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Attachment disturbances in young children. I: The continuum of caretaking casualty.

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  • 1Institute of Infant and Early Childhood Mental Health, Department of Psychiatry and Neurology, Tulane University Health Sciences Center, New Orleans, LA 70112, USA.



To determine whether signs of disordered attachment were greater in young children being reared in more socially depriving caregiving environments.


Three groups of children were studied by means of structured interviews with caregivers that were administered over several months in Bucharest, Romania, in 1999: (1) 32 toddlers living in a typical unit (standard care) in a large institution in Bucharest; (2) 29 toddlers living in the same institution on a 'pilot unit" designed to reduce the number of adults caring for each child; and (3) 33 toddlers living at home who had never been institutionalized. The presence of attachment disorders and other behavioral problems was assessed by caregiver/ parent report.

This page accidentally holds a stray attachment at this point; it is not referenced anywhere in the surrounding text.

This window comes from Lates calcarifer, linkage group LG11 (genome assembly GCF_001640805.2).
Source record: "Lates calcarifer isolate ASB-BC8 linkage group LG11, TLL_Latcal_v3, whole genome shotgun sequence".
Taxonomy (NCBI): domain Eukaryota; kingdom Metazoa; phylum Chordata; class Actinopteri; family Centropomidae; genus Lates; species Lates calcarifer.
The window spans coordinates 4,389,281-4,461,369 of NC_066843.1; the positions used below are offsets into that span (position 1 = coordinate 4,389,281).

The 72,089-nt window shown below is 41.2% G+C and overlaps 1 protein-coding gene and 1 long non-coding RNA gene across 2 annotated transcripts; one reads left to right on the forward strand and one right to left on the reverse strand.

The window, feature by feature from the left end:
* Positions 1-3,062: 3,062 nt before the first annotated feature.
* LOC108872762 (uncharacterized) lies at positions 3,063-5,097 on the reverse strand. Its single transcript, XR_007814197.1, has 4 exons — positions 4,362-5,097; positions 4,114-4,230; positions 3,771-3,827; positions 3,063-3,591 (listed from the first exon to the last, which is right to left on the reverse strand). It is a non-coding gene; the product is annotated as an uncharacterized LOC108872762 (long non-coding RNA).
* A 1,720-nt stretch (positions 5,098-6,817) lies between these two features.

Children on the typical unit (standard care) had significantly more signs of disordered attachment than children in the other two groups. Both the emotionally withdrawn and the indiscriminately social pattern of attachment disorder were apparent in these children, but cluster analysis suggested that mixed patterns are more typical.


The continuum of caretaking casualty is reflected by increasing signs of disordered attachment in toddlers living in more socially depriving environments.

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